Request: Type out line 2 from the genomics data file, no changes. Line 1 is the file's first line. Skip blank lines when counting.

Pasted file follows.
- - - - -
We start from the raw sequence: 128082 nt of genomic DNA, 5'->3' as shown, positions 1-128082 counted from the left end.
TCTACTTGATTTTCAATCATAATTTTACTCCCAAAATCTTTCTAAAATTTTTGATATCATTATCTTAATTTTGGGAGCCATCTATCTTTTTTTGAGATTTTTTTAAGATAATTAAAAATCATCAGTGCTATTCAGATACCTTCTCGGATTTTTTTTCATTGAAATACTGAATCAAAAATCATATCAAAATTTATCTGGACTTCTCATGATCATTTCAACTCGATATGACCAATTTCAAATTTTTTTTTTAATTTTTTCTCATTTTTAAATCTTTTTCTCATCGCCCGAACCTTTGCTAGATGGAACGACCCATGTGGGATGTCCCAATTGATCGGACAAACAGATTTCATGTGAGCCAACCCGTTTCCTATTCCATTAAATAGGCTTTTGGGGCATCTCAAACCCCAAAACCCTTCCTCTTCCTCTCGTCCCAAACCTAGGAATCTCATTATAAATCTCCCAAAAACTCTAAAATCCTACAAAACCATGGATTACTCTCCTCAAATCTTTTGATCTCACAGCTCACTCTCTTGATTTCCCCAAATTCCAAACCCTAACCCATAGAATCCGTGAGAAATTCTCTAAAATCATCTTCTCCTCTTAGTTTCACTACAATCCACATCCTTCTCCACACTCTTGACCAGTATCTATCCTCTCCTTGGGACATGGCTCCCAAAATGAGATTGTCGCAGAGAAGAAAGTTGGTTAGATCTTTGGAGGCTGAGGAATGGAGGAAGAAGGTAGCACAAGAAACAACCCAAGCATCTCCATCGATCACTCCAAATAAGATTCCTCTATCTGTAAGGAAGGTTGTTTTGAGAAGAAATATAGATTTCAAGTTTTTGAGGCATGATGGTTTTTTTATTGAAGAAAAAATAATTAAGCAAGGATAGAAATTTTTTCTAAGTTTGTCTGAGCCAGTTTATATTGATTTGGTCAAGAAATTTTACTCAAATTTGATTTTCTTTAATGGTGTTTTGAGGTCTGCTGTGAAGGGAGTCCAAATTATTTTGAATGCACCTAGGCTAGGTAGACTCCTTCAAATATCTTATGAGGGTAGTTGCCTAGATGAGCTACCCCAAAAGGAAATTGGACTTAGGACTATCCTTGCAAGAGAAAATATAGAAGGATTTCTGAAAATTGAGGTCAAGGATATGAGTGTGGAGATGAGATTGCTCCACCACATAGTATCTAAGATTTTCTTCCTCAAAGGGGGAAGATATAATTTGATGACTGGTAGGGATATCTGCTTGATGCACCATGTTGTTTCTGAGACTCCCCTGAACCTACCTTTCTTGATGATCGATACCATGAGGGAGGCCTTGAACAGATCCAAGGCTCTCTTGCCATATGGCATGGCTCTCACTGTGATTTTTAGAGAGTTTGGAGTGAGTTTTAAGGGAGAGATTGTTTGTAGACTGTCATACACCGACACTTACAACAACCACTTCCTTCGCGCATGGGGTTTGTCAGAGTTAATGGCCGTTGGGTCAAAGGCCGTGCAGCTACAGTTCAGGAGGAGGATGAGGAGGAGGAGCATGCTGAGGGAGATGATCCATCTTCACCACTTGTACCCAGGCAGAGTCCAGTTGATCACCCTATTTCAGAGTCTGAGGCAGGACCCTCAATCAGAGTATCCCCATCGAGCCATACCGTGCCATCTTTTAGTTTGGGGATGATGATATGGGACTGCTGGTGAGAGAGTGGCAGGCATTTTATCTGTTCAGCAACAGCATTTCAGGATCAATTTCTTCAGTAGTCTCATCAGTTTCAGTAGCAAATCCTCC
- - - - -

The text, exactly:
TCTACTTGATTTTCAATCATAATTTTACTCCCAAAATCTTTCTAAAATTTTTGATATCATTATCTTAATTTTGGGAGCCATCTATCTTTTTTTGAGATTTTTTTAAGATAATTAAAAATCATCAGTGCTATTCAGATACCTTCTCGGATTTTTTTTCATTGAAATACTGAATCAAAAATCATATCAAAATTTATCTGGACTTCTCATGATCATTTCAACTCGATATGACCAATTTCAAATTTTTTTTTTAATTTTTTCTCATTTTTAAATCTTTTTCTCATCGCCCGAACCTTTGCTAGATGGAACGACCCATGTGGGATGTCCCAATTGATCGGACAAACAGATTTCATGTGAGCCAACCCGTTTCCTATTCCATTAAATAGGCTTTTGGGGCATCTCAAACCCCAAAACCCTTCCTCTTCCTCTCGTCCCAAACCTAGGAATCTCATTATAAATCTCCCAAAAACTCTAAAATCCTACAAAACCATGGATTACTCTCCTCAAATCTTTTGATCTCACAGCTCACTCTCTTGATTTCCCCAAATTCCAAACCCTAACCCATAGAATCCGTGAGAAATTCTCTAAAATCATCTTCTCCTCTTAGTTTCACTACAATCCACATCCTTCTCCACACTCTTGACCAGTATCTATCCTCTCCTTGGGACATGGCTCCCAAAATGAGATTGTCGCAGAGAAGAAAGTTGGTTAGATCTTTGGAGGCTGAGGAATGGAGGAAGAAGGTAGCACAAGAAACAACCCAAGCATCTCCATCGATCACTCCAAATAAGATTCCTCTATCTGTAAGGAAGGTTGTTTTGAGAAGAAATATAGATTTCAAGTTTTTGAGGCATGATGGTTTTTTTATTGAAGAAAAAATAATTAAGCAAGGATAGAAATTTTTTCTAAGTTTGTCTGAGCCAGTTTATATTGATTTGGTCAAGAAATTTTACTCAAATTTGATTTTCTTTAATGGTGTTTTGAGGTCTGCTGTGAAGGGAGTCCAAATTATTTTGAATGCACCTAGGCTAGGTAGACTCCTTCAAATATCTTATGAGGGTAGTTGCCTAGATGAGCTACCCCAAAAGGAAATTGGACTTAGGACTATCCTTGCAAGAGAAAATATAGAAGGATTTCTGAAAATTGAGGTCAAGGATATGAGTGTGGAGATGAGATTGCTCCACCACATAGTATCTAAGATTTTCTTCCTCAAAGGGGGAAGATATAATTTGATGACTGGTAGGGATATCTGCTTGATGCACCATGTTGTTTCTGAGACTCCCCTGAACCTACCTTTCTTGATGATCGATACCATGAGGGAGGCCTTGAACAGATCCAAGGCTCTCTTGCCATATGGCATGGCTCTCACTGTGATTTTTAGAGAGTTTGGAGTGAGTTTTAAGGGAGAGATTGTTTGTAGACTGTCATACACCGACACTTACAACAACCACTTCCTTCGCGCATGGGGTTTGTCAGAGTTAATGGCCGTTGGGTCAAAGGCCGTGCAGCTACAGTTCAGGAGGAGGATGAGGAGGAGGAGCATGCTGAGGGAGATGATCCATCTTCACCACTTGTACCCAGGCAGAGTCCAGTTGATCACCCTATTTCAGAGTCTGAGGCAGGACCCTCAATCAGAGTATCCCCATCGAGCCATACCGTGCCATCTTTTAGTTTGGGGATGATGATATGGGACTGCTGGTGAGAGAGTGGCAGGCATTTTATCTGTTCAGCAACAGCATTTCAGGATCAATTTCTTCAGTAGTCTCATCAGTTTCAGTAGCAAATCCTCC